"To what extent will the deficit fix itself, and how much more needs to be done? We don't have to do the full 13 per cent of GDP and the present government proposed in the Budget that it should cut about half, 6.4 per cent of GDP, of that over an eight-year period. Vince Cable, who seems to have become the nation's favourite financial GP, suggests an eight per cent correction over five years. Writing in a new pamphlet published by the think tank Reform, he suggests that the situation is more serious than the Government acknowledges and that some £110bn a year has to be saved. He sets out some ideas as to how this might be done. The main burden is on the spending side, with an overall freeze on public-sector pay with cuts at the top end, cuts in public-sector pensions, more efficiency in the NHS, scrapping Trident, and so on.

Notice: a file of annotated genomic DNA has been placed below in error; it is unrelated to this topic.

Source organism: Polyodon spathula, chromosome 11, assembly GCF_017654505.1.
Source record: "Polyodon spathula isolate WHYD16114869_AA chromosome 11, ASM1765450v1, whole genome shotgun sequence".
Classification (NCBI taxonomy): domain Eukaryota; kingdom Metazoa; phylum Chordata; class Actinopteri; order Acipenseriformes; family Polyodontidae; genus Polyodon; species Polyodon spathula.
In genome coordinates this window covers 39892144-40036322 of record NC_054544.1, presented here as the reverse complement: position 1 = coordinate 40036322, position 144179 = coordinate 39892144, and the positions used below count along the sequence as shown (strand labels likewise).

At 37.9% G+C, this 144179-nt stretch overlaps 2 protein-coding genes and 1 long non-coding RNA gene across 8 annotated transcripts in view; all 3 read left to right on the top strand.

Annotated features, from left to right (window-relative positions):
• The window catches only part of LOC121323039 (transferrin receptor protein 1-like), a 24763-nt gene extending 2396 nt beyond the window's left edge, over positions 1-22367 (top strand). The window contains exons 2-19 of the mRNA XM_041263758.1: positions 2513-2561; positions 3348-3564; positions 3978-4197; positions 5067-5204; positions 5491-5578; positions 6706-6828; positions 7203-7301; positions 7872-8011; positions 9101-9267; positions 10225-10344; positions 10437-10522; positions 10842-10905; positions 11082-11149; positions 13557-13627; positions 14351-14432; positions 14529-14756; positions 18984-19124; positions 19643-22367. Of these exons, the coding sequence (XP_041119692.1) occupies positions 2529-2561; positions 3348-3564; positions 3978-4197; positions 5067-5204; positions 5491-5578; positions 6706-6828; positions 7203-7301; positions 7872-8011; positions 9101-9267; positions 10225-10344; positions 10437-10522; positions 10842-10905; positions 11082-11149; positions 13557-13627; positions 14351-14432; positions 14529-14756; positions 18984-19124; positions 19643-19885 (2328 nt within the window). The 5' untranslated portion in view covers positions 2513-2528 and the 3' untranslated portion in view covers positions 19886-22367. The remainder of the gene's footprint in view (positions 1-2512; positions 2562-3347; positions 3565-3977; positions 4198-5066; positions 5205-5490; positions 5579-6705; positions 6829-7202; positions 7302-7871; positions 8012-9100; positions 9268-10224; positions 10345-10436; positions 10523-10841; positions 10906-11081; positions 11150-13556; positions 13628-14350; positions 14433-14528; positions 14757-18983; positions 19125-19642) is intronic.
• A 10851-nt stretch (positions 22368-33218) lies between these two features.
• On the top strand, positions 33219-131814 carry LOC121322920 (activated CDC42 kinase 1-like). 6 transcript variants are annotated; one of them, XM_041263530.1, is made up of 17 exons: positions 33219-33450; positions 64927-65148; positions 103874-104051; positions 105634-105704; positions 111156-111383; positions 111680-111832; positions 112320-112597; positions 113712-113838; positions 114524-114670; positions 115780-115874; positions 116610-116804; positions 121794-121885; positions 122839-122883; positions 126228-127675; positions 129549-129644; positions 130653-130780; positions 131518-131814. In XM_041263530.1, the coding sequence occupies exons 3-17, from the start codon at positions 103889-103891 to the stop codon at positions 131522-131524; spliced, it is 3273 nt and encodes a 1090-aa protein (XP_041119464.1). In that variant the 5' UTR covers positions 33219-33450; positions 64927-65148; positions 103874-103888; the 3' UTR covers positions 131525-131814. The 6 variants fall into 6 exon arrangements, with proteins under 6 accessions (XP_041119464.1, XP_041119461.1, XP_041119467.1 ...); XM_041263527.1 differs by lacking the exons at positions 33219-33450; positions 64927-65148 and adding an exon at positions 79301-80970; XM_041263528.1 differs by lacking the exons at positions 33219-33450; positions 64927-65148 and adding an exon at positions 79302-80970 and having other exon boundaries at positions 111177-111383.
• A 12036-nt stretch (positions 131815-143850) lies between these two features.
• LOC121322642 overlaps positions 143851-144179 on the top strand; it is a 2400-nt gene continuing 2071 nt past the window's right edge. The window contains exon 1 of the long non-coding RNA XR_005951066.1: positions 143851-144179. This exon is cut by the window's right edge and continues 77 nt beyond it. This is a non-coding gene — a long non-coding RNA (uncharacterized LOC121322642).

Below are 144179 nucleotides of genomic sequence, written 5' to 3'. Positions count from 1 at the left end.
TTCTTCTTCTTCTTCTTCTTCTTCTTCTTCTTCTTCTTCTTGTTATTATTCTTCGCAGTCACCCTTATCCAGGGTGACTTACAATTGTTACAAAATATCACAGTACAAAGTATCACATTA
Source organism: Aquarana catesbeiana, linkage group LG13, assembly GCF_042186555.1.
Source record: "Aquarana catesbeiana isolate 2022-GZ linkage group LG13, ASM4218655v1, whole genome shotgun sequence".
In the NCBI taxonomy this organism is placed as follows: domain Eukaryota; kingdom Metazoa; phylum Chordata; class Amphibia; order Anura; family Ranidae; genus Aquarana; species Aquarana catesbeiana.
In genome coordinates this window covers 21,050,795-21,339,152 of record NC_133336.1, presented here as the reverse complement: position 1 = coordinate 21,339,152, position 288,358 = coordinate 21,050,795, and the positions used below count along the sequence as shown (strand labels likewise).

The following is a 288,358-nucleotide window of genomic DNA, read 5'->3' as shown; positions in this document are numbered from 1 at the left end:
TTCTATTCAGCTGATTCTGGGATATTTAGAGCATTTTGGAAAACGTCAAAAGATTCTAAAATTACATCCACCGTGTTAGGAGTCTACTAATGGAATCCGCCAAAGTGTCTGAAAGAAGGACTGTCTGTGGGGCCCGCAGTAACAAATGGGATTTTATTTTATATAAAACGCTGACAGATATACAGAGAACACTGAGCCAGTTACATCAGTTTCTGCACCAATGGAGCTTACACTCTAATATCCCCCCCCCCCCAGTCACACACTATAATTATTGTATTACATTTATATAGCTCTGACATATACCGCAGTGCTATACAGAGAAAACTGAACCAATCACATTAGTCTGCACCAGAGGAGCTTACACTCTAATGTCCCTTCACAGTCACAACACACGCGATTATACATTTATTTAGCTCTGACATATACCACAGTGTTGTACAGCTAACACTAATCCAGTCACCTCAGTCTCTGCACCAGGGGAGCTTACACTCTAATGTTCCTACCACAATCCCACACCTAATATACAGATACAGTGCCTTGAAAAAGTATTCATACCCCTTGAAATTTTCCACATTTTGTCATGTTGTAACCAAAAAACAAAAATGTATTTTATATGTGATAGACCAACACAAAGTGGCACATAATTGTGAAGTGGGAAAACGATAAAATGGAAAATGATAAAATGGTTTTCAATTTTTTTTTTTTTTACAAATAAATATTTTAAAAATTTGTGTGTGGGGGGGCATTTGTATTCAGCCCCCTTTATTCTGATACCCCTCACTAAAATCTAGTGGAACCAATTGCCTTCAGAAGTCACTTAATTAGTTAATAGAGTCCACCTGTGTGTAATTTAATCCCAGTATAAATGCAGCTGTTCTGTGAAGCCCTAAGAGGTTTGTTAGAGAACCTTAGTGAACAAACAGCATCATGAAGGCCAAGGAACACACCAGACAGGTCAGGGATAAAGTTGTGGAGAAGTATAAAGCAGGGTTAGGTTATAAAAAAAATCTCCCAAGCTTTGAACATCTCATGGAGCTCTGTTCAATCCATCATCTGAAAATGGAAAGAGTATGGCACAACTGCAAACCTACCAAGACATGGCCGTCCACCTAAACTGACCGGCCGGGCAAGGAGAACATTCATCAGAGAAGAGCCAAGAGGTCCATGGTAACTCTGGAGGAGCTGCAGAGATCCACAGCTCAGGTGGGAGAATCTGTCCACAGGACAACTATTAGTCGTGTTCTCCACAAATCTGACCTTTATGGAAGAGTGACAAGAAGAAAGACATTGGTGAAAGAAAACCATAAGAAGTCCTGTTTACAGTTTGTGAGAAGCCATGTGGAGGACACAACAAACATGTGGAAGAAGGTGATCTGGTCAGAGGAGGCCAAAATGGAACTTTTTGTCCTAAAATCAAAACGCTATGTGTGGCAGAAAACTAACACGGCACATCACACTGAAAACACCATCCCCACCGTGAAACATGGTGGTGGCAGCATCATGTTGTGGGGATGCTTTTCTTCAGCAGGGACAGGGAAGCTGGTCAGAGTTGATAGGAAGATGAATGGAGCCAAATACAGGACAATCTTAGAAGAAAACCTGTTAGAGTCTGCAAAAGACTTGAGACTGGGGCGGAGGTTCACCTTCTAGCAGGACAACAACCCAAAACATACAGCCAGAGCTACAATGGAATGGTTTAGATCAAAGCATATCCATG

In terms of the broad magnitudes, that £110bn may be about right. But it is huge. To put it in context, we spent £35bn on defence last year. So suppose we were to have not just no Trident but no army, no navy, no air force. That would save only one-third of the money we have to cut. In truth, everything has to be questioned."
This is the reality which very few politicians have faced up to yet. Brown may have finally dropped the c-word, but he's still stressing that "growth is the best antidote to debt". While the Tories remain fully committed to real terms increases in the health and international development budgets. You suspect that the severity of the problem - and public opinion about it - will force both sides to set out some more radical solutions in the near future.